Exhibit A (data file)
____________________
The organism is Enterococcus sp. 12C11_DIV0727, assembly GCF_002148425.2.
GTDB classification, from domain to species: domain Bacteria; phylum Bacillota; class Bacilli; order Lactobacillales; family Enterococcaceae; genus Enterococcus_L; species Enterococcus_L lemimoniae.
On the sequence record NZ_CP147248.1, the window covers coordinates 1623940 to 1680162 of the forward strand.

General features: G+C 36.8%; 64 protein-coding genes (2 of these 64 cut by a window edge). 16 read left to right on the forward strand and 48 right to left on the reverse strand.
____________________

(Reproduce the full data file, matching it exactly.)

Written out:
The organism is Enterococcus sp. 12C11_DIV0727, assembly GCF_002148425.2.
GTDB classification, from domain to species: domain Bacteria; phylum Bacillota; class Bacilli; order Lactobacillales; family Enterococcaceae; genus Enterococcus_L; species Enterococcus_L lemimoniae.
On the sequence record NZ_CP147248.1, the window covers coordinates 1623940 to 1680162 of the forward strand.

General features: G+C 36.8%; 64 protein-coding genes (2 of these 64 cut by a window edge). 16 read left to right on the forward strand and 48 right to left on the reverse strand.